Saturday, December 02, 2017

explained super (Bradford)

Bree asked about the super Moon. And so started The Rant! I think she got a bit more than she bargained for...

I explained that this was all media hype. Selling newspapers! A disproportionate inflation of an event.

full Moon at close perigee

The reference to "super" Moon was that our natural satellite was closer to the Earth than at other times and therefore bigger and brighter. But I cautioned that if one was examining the Moon with just their eyes, they would not be able to see the difference. The next full Moon would be fractionally larger than the previous month's full phase. And it would be a tiny bit brighter. But a casual observer, using their eyes would not be able to tell. If carefully photographing the Moon over each full Moon phase and comparing the results, one would see the very slight difference in size. Joel also referred to a surveying instrument in his field that could measure this. To measure the change in brightness would require specialised light-sensitive equipment.

The Moon's orbit is elliptical. At times it is closer than average; other times further. This is known as perigee and apogee. And the Moon has been doing this for millions of years. Long before humans began observing the Moon and long before we starting keeping detailed records and measuring things. I wondered if people on the coasts, say in the Maritimes, found the whole super Moon business silly. Of course, the Moon at perigee could make for larger tides. Joel nodded in agreement. I knew the term "neap tide;" at the time I couldn't remember the other. [ed: "spring tide," which is the higher tide, during new and full Moon phases.]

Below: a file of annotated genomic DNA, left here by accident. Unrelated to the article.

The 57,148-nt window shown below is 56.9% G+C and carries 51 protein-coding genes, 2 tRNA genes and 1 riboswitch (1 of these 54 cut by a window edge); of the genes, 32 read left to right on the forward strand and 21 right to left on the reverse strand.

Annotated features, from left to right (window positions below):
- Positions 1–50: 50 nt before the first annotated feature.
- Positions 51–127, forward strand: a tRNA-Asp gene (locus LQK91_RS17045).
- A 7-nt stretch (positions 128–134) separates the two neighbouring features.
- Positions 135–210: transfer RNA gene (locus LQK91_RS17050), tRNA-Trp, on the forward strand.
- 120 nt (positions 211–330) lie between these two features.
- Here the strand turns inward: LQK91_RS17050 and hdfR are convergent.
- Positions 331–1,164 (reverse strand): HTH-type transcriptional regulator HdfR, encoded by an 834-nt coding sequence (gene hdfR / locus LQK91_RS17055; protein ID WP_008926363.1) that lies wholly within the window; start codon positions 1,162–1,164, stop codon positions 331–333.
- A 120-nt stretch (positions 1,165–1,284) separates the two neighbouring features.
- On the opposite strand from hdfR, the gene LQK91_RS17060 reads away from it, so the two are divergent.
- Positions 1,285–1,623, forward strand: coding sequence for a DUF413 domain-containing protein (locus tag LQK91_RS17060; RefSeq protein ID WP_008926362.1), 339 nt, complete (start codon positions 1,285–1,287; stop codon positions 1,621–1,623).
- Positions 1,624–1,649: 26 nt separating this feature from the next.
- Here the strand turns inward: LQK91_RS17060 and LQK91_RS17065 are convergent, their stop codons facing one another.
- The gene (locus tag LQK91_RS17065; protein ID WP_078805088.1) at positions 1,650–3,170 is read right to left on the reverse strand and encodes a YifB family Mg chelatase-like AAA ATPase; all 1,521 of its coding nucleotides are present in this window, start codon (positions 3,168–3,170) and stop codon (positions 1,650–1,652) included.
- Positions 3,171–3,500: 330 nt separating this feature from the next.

This also gave me the opportunity to address the illusion effect, when the Moon is near the horizon. I showed Bree show to measure the Moon's diameter against her pinkie fingernail. I encouraged her to use this standard any time she thought the Moon looked different. She might be surprised.

Now all that said, I'm happy that people are talking about celestial objects and looking up in the night sky 'cause it's cool and all. The more we can talk about astronomy and science and physics the better.

I shared I was worried about the crying wolf effect. That civilians going outside will say, "Huh. Moon looks the same. Nothing special." And feel disappointed or even upset. And then in the future not bother getting off the couch.

Moon at perigee but at furthest distance from Earth

Nothing super about it.

When the bright Moon emerged from the mottled clouds, we measured it.

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